As the head of an independent school, there is now a weary acceptance that, as political easy wins go, we are the equivalent of Manchester United against Leyton Orient (with apologies to my beloved club). It is so easy for politicians and commentators to gain political ground by bashing the sector. Make a comment about independent schools and you will quickly gain the support of a small army, all applauding your stand.
This week, it was the turn of Robert Halfon MP to rage against us, demanding that a levy be brought in for private schools saying that “the current social contract between the government and independent schools is clearly not working”. Deep breath.
Then in a response to the news that Westminster is setting up schools in China, Lord Adonis opined that this shows how little our “public” schools are interacting with their own country: “They should be in Bradford, not Beijing.” Completely ignoring the Westminster Harris Academy set up just down the road offering an outstanding education to the very same children Mr Halfon and Lord Adonis wish us to support.
Lord Adonis will undoubtedly have huge support for his statement. Well, you would if you have the impression that the independent sector has retreated behind its mother of pearl gates and is gleefully hoovering foreign money into its coffers for new sports centres. But the reality is so very different.
It is certainly true to say that in the eighties and nineties, the independent sector had completely lost sight of its social responsibilities. Support was focused inward and the schools made very little impact nationally or locally. But then, a new generation of socially responsible heads began an important process that has resulted in the most significant shift in the independent sector in many decades.
But you would never know it. In the noughties, it started with the joint use of playing fields and swimming pools. School CCFs started to run joint operations and there were the beginnings of genuine partnerships. These were the areas Sir Michael Wilshaw memorably described as “crumbs from the table”. Nevertheless, this seemed to spark something of a quiet revolution and the result is that independent schools are now very much part of the solution to social mobility rather than part of the problem.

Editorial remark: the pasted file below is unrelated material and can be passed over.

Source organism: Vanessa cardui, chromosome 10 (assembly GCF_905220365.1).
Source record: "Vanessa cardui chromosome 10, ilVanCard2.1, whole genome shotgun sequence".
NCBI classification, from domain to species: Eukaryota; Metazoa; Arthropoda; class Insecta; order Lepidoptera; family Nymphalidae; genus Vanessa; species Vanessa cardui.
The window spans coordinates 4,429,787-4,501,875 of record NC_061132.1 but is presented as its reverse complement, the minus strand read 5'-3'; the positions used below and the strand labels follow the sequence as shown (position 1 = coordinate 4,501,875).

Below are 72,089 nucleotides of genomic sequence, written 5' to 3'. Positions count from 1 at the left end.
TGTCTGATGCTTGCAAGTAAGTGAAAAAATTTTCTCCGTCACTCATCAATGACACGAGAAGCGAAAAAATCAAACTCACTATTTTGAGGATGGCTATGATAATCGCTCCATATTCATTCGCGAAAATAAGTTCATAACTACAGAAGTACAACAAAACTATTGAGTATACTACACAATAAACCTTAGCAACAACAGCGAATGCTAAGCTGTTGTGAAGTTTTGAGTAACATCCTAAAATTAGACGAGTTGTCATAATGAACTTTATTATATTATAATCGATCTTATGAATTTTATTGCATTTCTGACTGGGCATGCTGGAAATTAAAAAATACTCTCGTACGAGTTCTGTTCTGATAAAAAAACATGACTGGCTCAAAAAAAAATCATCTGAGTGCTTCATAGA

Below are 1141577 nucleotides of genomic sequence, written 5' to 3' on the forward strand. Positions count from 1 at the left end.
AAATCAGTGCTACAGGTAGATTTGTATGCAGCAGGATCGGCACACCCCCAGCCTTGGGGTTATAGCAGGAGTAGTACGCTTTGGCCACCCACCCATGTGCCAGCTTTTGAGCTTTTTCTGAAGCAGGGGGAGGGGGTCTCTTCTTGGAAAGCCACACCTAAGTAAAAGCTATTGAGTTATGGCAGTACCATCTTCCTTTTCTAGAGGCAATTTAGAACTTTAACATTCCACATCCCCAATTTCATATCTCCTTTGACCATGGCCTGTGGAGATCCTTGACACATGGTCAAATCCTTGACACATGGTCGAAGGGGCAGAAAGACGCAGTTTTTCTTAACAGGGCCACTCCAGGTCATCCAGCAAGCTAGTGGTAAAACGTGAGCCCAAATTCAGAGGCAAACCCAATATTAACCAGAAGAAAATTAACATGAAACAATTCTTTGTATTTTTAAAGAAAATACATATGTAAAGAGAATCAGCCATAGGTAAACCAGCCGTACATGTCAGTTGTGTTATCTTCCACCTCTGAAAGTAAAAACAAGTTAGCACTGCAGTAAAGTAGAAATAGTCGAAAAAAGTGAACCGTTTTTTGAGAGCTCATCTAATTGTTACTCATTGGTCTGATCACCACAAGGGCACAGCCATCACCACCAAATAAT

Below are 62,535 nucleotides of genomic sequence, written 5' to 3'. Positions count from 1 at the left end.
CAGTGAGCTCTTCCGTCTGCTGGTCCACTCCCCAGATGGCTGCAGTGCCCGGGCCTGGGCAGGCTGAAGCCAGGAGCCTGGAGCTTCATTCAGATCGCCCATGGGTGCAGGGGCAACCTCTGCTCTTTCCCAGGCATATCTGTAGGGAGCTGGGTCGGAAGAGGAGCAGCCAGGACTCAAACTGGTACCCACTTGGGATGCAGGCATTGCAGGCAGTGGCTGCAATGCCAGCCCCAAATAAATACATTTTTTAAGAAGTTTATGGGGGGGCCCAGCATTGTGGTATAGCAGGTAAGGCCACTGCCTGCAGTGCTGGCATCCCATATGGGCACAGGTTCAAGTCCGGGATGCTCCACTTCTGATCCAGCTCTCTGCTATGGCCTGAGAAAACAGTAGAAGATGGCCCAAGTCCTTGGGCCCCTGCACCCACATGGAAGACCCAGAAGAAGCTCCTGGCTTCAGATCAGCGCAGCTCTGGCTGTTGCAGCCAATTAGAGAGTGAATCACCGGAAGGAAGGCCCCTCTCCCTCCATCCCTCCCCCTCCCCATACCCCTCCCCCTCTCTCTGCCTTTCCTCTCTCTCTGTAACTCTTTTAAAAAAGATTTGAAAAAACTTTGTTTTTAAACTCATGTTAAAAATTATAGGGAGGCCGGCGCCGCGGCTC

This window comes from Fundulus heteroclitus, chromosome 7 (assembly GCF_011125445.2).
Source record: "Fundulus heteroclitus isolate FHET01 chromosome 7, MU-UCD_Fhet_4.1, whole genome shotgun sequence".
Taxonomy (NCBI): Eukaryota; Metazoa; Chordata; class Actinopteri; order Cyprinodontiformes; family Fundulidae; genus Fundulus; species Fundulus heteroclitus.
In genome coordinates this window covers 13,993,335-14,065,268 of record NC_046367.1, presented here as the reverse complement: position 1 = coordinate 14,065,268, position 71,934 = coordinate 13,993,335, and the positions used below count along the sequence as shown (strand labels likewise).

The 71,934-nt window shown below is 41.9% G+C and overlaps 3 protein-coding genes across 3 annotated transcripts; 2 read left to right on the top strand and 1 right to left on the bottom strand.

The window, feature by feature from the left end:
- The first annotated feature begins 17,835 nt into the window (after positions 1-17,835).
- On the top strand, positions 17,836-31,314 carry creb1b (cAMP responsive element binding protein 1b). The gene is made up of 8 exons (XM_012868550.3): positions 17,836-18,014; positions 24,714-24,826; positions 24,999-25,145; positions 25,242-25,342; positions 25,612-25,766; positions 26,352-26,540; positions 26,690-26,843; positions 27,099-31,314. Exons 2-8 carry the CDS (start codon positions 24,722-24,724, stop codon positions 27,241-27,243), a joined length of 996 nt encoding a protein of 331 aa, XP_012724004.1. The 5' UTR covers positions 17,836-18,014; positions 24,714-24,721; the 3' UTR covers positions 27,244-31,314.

So back to Lord Adonis’ admonishment of Westminster School. Well, Wellington College is in the same boat. We have opened international schools in China too. The money raised is being used for widening access to the College. We have already removed all financial remission from scholarships and made every award a means-tested bursary. The money from our international operations will help us reach our ten-year target of quadrupling the number of students at Wellington on means-tested bursary support. In addition, we have set a target of raising £40 million by 2027 to create an endowment for widening access.
We also sponsor three state academies and run a thriving independent/state school partnership of twenty schools which ensures that pupils from the local area and further afield receive help and support in, among other areas, Oxbridge and medical school interviews. We run a summer school for students from local state schools aimed at raising aspiration and offering careers advice, and we are a “Teaching School” acting as a hub for staff training across the county. Ask those schools, Mr Halfon, if the social contract isn’t working.
Wellington College is by no means the only independent school with a similar approach. Look at the exceptional work being done by Eton, Caterham, Highgate and others in setting up the London Academy of Excellence – now one of the country’s top performing state schools. The notion of independent schools merrily carrying on their education of the elite without a care for others is desperately outdated.
There is no expectation of praise – that’s not the point – but I do think the public deserves to know the truth and maybe a few days respite from the independent school bashing that gives politicians such easy publicity.
Julian Thomas is the master of Wellington College. He tweets at @Welly_Master.